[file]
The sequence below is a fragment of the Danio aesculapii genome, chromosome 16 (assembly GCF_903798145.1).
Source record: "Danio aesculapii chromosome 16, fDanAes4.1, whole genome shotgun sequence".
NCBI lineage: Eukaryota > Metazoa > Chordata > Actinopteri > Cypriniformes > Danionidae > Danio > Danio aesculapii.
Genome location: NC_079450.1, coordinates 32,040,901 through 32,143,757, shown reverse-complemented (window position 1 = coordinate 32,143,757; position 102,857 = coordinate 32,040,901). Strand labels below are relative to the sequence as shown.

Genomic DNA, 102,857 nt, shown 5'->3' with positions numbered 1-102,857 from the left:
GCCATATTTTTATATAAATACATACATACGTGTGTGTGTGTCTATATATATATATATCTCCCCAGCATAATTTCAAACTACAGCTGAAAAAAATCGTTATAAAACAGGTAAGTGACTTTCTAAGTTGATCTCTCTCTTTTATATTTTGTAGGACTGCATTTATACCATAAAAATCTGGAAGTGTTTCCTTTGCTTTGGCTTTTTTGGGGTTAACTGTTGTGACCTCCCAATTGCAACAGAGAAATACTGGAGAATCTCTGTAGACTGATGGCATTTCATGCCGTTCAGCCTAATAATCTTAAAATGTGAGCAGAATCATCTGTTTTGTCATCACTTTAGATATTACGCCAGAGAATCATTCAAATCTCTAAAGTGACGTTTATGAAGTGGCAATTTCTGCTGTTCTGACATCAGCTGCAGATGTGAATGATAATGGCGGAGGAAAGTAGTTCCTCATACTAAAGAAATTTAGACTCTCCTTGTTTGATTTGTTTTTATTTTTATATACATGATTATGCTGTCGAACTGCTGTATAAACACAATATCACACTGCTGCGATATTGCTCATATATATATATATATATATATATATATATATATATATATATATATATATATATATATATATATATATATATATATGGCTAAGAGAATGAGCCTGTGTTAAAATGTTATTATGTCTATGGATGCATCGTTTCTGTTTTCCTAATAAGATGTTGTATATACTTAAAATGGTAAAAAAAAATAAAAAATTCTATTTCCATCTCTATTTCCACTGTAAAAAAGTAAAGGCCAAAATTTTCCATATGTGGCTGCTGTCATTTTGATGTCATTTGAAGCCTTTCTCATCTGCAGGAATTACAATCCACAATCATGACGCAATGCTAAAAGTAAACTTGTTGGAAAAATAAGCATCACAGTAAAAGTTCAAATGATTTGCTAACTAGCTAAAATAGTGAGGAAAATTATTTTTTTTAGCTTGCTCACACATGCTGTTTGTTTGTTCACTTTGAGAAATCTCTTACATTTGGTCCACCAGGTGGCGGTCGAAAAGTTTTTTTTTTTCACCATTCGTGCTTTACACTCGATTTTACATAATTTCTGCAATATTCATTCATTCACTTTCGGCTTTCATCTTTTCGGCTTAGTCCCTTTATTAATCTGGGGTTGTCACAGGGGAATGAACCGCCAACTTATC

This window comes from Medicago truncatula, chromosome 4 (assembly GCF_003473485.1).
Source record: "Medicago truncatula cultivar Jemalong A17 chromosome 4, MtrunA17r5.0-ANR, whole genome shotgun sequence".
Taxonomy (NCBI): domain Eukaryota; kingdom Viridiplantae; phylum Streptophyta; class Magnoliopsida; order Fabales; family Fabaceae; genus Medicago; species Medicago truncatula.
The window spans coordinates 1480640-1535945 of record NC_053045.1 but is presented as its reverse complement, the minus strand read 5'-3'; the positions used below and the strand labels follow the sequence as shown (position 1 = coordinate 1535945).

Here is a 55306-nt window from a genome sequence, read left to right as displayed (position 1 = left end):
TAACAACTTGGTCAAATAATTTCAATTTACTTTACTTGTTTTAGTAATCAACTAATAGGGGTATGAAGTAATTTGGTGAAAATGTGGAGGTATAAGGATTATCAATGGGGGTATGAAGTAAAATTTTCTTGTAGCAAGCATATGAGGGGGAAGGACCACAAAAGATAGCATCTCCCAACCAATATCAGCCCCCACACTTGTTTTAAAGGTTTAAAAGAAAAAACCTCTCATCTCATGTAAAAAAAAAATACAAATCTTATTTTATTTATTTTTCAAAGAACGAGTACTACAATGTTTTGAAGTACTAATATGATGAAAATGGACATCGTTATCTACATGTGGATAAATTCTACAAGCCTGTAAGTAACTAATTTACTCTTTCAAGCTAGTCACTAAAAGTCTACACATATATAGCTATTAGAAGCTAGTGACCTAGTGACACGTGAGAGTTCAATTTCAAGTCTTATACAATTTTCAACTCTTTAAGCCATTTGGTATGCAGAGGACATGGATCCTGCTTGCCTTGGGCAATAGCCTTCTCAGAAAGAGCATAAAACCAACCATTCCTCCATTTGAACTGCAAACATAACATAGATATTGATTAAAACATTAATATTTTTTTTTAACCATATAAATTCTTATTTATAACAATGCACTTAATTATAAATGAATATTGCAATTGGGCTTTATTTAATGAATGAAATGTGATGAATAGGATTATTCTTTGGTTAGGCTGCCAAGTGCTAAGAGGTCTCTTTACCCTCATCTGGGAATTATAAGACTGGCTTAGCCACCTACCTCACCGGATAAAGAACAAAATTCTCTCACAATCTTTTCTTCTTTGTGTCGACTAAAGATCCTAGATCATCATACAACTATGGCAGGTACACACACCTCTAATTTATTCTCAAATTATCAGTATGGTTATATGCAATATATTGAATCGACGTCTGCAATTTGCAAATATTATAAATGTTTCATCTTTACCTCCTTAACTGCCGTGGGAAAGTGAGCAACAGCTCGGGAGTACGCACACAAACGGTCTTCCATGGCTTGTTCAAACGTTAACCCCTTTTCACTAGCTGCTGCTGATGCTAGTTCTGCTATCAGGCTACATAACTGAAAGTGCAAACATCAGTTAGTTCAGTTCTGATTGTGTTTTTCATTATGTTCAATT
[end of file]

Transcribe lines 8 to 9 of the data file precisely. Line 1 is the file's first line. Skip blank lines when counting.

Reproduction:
Source record: "Medicago truncatula cultivar Jemalong A17 chromosome 4, MtrunA17r5.0-ANR, whole genome shotgun sequence".
Taxonomy (NCBI): domain Eukaryota; kingdom Viridiplantae; phylum Streptophyta; class Magnoliopsida; order Fabales; family Fabaceae; genus Medicago; species Medicago truncatula.